Los Angeles has something for all who visit. This city has an unlimited stretch of neighbourhoods to enjoy, sunbaked hills and soft beaches, cultural art museums and galleries plus multiple theme parks. Put up in 1923 and originally spelling ‘Hollywoodland’, the unmistakeable Hollywood Sign was only supposed to last for 18 months. With the arrival of the Golden Age of Hollywood everything changed and the sign has remained on Mount Lee in Griffith Park ever since. The ‘land’ portion of the name was later dropped in 1949 and in 1978, it was rebuilt in steel and is one of the most recognisable sites of the world.
The Hollywood Walk of Fame is where you can see the brass and terrazzo stars laid out on the pavement applauding actors, musicians, directors, musical and theatrical groups and even fictional characters. Beginning in 1958, The Walk of Fame started with an initial 1,588 honourees, over 15 blocks of Hollywood Boulevard and three blocks of Vine Street. Each star costs approximately USD $40,000 and honourees are obliged to show up to their unveiling ceremony. Hollywood history permeates the exquisitely decorated Grauman’s Chinese Theatre on the Walk of Fame. This monument is designed to resemble a Chinese Pagoda, guarded by a pair of Ming Dynasty lions and has hosted a multitude of premieres.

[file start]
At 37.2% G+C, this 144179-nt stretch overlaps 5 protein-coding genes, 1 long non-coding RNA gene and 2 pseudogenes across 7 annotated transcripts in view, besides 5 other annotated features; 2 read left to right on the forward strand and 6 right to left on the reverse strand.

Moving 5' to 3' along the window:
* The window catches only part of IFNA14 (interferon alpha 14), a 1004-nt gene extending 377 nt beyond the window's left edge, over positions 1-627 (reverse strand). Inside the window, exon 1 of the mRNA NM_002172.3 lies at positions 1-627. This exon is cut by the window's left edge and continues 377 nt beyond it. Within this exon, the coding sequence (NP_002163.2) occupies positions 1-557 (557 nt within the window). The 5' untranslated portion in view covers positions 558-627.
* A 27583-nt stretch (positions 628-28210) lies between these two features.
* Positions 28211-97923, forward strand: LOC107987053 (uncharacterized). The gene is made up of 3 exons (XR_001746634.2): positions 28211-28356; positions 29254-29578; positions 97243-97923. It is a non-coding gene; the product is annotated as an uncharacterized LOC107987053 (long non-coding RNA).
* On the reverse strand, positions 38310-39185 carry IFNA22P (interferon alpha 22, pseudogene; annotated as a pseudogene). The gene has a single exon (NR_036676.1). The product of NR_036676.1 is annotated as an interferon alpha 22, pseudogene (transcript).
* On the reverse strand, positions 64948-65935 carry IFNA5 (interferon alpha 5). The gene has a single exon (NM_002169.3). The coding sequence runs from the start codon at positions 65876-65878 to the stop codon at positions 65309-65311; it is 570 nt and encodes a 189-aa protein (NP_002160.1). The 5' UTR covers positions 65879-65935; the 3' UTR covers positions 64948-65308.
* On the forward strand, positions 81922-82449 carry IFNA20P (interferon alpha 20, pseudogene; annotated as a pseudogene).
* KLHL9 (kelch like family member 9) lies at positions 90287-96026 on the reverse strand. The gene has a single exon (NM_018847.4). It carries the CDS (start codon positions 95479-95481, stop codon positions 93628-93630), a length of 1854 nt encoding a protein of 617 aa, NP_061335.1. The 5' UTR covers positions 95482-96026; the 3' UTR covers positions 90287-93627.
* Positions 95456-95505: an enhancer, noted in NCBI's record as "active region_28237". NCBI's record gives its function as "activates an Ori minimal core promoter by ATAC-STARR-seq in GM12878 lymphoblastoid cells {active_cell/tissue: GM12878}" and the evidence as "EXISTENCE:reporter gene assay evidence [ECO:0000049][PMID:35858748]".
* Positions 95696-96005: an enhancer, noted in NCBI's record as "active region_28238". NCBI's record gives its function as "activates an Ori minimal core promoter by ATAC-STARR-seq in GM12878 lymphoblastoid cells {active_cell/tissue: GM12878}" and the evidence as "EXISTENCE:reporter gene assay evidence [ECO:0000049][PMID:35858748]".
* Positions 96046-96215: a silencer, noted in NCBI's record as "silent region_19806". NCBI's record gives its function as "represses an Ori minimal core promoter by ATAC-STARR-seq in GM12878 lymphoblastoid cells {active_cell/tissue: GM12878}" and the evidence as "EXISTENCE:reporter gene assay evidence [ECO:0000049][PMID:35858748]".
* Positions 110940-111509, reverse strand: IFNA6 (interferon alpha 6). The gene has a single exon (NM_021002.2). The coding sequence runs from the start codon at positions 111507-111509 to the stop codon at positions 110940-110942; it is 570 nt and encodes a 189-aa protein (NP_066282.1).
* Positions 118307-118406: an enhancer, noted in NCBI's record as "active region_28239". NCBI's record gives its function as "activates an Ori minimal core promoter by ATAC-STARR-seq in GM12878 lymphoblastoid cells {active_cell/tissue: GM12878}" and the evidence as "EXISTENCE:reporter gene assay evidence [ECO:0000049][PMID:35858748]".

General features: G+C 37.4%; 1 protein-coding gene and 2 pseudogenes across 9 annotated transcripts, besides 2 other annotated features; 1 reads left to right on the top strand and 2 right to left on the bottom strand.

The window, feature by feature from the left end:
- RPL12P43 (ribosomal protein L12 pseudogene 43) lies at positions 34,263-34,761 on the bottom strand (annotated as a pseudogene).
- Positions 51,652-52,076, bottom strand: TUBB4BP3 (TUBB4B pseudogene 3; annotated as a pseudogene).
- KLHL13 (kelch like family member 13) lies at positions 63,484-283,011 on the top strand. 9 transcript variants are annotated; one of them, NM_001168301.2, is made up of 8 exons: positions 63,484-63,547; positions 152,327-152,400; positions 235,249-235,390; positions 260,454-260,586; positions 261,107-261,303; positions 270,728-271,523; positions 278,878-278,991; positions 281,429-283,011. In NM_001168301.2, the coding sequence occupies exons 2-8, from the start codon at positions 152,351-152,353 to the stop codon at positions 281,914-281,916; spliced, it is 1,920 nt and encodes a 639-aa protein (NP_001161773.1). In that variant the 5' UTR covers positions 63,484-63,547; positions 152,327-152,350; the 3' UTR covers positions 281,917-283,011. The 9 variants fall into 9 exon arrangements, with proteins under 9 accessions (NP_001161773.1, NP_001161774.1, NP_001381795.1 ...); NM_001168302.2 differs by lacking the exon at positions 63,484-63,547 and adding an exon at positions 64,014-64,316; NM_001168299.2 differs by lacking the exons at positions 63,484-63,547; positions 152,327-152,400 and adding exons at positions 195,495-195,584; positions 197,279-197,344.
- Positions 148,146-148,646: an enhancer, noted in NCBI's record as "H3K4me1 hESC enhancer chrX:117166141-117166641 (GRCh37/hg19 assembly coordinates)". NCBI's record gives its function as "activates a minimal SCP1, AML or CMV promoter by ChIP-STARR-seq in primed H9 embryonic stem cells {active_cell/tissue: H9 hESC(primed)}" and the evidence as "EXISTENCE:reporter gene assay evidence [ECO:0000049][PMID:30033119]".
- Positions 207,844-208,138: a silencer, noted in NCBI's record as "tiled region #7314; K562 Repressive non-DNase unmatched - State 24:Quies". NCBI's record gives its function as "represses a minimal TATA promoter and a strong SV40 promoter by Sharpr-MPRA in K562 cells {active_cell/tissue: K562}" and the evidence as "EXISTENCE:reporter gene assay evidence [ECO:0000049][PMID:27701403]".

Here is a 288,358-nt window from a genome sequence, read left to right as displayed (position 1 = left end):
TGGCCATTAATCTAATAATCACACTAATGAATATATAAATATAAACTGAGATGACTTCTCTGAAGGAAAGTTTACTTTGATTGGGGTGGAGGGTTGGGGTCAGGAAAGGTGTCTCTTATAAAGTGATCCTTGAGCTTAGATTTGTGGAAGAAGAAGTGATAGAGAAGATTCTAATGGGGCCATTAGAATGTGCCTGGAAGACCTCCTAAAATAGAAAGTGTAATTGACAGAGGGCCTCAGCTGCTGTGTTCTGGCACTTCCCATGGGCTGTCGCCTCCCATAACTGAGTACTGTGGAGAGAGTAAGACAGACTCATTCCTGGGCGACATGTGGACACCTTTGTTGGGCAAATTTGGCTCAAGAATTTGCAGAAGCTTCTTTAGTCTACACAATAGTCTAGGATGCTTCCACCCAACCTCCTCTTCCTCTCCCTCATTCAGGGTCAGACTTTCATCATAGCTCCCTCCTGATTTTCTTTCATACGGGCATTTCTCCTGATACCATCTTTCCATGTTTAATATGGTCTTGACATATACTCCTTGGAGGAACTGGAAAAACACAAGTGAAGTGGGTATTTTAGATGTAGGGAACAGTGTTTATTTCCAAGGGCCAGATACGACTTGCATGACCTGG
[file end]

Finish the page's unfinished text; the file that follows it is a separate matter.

When visiting Los Angeles, a celebrity homes tour is a must. Either get a map and conduct your own search or take one of the local bus tours, which travel through West Hollywood, Beverly Hills and Malibu. Many of the tours included the Dolby Theatre, the Playboy Mansion and places on the Sunset Strip like Château Marmont, the Viper Room and the Roxy.
Sunset Boulevard runs from Downtown Los Angeles to opulent Malibu. In West Hollywood, Sunset Boulevard encompasses the neon glare of the Sunset Strip, famous for its bright billboards. Continue west the road twists past the film stars’ mansions and gated estates of Beverly Hills and Bel Air.
Rodeo Drive in Beverly Hills is the leading luxury emporia with brands that include Giorgio Beverly Hills, Cartier, Gucci and Louis Vuitton. The palm lined street from north of Wilshire to south of Little Santa Monica Boulevard was immortalised in movies, most famously Pretty Woman (1990) with Julia Roberts. For all except the extremely wealthy, Rodeo Drive is more a visual experience, with Ferrari’s, Lamborghini’s and Bugatti’s gracing its streets.
Mulholland Drive is a twisting two lane road along the ridgeline of the eastern Santa Monica Mountains. The area vibrates with luxurious homes (some of the most expensive in the world), hairpin bends and stunning lookouts. Mulholland Drive is a thrill to negotiate by car, however, remember to slow down to deal with the many blind turns and be ready to stop every few minutes to appreciate the views over the Los Angeles Basin, the Hollywood Sign, the San Fernando Valley, Burbank, Universal City and Santa Susana Mountains.
The J. Paul Getty Museum is located in Brentwood. The museum’s founder was petro-industrialist Jean Paul Getty, who left USD $661 million to the institution when he passed away in 1976. This went towards the spectacular Getty Centre Complex, which opened in 1997. Connected to its lower car park by a Hovertrain, the Getty Centre is a multifaceted attraction.